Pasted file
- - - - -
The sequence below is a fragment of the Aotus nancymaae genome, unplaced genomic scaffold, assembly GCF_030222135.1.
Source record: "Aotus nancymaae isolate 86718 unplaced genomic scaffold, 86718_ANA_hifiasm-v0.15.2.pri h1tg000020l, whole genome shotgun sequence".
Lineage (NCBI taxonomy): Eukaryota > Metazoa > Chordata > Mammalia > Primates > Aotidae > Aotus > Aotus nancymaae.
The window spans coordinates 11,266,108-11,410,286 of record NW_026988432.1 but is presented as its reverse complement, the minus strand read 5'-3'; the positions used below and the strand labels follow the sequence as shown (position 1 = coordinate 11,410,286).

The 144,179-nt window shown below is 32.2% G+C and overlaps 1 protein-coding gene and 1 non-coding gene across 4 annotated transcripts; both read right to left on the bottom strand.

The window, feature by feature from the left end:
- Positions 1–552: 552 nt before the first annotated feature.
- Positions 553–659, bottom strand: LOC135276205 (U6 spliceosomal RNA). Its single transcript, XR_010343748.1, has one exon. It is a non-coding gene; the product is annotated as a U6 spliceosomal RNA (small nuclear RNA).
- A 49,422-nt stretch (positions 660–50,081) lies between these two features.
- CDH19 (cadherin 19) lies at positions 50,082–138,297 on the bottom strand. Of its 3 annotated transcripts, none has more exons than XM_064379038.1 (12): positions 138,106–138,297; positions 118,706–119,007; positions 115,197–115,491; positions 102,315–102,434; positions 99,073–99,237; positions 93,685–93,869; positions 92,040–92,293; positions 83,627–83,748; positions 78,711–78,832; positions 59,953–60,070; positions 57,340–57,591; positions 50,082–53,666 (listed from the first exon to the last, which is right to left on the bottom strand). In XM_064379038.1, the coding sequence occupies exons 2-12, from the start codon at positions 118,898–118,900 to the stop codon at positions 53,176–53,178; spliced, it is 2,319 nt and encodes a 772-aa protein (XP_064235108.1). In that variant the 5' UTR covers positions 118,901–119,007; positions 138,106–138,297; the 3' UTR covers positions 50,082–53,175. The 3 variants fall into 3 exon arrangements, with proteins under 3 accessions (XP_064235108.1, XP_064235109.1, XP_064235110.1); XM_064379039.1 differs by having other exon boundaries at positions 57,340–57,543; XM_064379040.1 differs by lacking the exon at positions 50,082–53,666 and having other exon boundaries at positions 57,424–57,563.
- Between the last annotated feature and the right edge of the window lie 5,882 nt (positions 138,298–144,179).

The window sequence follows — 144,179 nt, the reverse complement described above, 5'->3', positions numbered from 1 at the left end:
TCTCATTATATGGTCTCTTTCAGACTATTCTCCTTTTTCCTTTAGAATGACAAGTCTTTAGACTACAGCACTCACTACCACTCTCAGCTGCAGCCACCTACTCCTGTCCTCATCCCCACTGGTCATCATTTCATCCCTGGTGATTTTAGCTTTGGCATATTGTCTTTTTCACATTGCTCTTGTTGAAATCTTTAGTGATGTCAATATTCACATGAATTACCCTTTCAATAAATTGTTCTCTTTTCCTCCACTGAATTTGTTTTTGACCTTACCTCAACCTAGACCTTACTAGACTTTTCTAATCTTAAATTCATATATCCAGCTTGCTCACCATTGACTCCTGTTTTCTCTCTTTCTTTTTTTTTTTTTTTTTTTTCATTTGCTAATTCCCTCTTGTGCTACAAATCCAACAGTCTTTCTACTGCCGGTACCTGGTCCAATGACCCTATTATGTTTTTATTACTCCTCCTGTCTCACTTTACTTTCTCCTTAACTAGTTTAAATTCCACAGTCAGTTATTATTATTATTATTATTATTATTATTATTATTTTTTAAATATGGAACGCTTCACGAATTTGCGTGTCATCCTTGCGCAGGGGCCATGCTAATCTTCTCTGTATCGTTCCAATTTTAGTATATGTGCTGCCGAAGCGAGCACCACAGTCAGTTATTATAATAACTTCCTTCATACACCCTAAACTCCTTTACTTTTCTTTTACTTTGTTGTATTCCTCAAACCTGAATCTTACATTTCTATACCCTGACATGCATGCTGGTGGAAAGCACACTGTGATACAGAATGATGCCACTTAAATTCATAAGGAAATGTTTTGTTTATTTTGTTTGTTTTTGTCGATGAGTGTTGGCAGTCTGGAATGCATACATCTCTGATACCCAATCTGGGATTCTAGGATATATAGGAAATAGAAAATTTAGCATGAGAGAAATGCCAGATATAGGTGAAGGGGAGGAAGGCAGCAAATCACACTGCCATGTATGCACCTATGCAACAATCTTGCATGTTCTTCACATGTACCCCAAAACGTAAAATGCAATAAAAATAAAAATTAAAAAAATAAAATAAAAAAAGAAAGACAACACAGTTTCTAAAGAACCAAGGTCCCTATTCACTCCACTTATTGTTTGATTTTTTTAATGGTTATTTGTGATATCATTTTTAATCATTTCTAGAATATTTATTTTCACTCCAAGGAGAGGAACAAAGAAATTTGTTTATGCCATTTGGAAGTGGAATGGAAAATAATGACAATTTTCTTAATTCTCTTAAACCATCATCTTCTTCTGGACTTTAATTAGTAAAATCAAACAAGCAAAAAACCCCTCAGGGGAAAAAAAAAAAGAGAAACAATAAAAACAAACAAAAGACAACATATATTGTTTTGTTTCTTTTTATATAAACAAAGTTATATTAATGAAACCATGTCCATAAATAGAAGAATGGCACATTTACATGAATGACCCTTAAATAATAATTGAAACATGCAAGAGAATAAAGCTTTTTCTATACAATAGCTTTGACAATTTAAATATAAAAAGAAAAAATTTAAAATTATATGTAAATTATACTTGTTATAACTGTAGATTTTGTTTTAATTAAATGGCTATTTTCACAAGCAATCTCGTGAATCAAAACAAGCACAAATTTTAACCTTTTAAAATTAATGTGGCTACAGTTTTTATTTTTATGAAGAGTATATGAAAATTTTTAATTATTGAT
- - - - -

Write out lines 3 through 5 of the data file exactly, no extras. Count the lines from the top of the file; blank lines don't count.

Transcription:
Lineage (NCBI taxonomy): Eukaryota > Metazoa > Chordata > Mammalia > Primates > Aotidae > Aotus > Aotus nancymaae.
The window spans coordinates 11,266,108-11,410,286 of record NW_026988432.1 but is presented as its reverse complement, the minus strand read 5'-3'; the positions used below and the strand labels follow the sequence as shown (position 1 = coordinate 11,410,286).

The 144,179-nt window shown below is 32.2% G+C and overlaps 1 protein-coding gene and 1 non-coding gene across 4 annotated transcripts; both read right to left on the bottom strand.